'What have you been doing in Jersey?' Paula asked of Egremont, presently. Her tone was indifferent, a little condescending.

'Reading.'

'Novels?'

'No.'

'And where are you going next?'

'I shall live in London. My travels are over, I think.'

'We have heard that too often,' said Annabel. 'Did you ever calculate how many miles you have travelled since you left Oxford?'

'I have been a restless fellow,' he admitted, regarding her with quiet scrutiny, 'but I dare say some profit has come of my wanderings. However, it's time to set to work.'

'Work!' asked Paula in surprise. 'What sort of work?'

'Local preacher's.'

Paula moved her lips discontentedly.

'That is your way of telling me to mind my own business. Don't you find the sun dreadfully hot, Annabel? Do please row into a shady place, Mr. Egremont.'

His way of handling the oars showed that he was no stranger to exercise of this kind. His frame, though a trifle meagre, was well set. By degrees a preoccupation which had been manifest in him gave way under the influence of the sky, and when it was time to approach the landing-place he had fallen into a mood of cheerful talk--light with Paula, with Annabel more earnest. His eyes often passed from one to the other of the faces opposite him, with unmarked observation; frequently he fixed his gaze on the remoter hills in brief musing.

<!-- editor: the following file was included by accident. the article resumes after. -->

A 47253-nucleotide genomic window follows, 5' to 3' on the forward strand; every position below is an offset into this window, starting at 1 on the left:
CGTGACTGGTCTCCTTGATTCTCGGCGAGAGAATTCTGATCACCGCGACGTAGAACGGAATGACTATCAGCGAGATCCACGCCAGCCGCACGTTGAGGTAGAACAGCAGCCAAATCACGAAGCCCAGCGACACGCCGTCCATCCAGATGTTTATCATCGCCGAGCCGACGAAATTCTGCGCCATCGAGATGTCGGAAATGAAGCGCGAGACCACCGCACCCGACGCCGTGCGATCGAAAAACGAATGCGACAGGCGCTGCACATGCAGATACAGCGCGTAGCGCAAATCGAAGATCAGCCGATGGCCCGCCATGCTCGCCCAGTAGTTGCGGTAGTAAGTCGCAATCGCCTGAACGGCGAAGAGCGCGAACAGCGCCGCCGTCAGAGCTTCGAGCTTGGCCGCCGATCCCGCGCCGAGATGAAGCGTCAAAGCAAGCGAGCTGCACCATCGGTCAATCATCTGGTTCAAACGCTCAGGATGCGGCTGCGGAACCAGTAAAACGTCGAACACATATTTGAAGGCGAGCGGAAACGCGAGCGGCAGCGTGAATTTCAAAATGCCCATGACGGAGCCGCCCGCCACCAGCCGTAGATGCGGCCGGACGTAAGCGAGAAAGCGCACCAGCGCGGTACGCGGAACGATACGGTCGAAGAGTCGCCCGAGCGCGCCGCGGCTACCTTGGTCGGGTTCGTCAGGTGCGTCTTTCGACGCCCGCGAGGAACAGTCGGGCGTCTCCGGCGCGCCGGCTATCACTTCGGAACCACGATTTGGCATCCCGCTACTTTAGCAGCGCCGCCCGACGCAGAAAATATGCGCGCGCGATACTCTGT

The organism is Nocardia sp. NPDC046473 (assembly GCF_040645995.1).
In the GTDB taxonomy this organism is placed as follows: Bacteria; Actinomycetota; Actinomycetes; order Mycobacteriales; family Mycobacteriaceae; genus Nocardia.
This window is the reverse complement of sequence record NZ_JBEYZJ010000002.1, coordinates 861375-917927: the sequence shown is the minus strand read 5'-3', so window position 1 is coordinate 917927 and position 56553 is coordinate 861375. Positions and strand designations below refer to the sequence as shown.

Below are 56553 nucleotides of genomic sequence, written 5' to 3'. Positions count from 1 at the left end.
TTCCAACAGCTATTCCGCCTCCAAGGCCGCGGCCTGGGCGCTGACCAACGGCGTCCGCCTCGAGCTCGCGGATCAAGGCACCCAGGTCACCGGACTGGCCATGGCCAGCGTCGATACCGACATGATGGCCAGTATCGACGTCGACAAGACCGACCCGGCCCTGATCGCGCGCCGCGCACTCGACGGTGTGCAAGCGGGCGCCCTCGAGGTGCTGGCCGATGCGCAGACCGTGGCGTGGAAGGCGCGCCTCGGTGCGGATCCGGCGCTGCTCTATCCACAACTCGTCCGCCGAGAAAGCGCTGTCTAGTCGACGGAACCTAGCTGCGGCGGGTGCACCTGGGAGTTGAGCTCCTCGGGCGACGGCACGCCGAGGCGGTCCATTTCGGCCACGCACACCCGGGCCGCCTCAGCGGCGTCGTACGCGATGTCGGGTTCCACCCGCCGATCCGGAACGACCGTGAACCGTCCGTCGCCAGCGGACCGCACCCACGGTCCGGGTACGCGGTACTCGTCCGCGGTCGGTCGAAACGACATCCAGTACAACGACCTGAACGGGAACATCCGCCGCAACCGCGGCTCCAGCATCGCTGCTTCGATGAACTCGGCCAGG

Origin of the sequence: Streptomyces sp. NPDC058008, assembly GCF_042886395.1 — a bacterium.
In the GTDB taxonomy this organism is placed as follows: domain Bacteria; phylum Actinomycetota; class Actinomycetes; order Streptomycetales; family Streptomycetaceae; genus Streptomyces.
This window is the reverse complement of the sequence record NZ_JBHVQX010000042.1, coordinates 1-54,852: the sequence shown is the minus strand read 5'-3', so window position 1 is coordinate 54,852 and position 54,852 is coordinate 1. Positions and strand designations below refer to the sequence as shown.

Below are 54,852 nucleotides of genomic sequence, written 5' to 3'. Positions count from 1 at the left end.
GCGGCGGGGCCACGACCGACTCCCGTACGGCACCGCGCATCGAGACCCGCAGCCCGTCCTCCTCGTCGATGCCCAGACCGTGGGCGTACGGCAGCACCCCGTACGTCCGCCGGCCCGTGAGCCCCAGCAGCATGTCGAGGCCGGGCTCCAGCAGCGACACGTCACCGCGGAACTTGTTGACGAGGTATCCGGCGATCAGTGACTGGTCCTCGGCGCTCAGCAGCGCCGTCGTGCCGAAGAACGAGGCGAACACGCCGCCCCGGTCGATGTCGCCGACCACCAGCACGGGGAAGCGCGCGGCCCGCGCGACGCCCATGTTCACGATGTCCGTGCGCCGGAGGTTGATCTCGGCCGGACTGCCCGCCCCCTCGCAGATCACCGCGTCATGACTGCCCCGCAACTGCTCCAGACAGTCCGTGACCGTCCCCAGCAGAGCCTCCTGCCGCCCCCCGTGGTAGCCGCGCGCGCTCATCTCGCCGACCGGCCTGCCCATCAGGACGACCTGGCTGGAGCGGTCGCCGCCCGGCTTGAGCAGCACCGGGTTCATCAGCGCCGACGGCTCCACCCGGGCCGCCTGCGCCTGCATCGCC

Mr. Newthorpe had come down to the water to meet them; he had a newspaper in his hand.

'Your friend Dalmaine is eloquent on education,' he said, with a humorous twitching of the eyebrows.

'Yes, he knows his House,' Egremont replied. 'You observe the construction of his speech. After well-sounding periods on the elevation of the working classes, he casually throws out the hint that employers of labour will do wisely to increase the intelligence of their hands in view of foreign competition. Of course that is the root of the matter; but Dalmaine knows better than to begin with crude truths.'

In the meanwhile the boat was drawn up and the chain locked. The girls walked on in advance; Egremont continued to speak of Mr. Dalmaine, a rising politician, whose acquaintance he had made on the voyage home from New York.

'One of the few sincere things I ever heard from his lips was a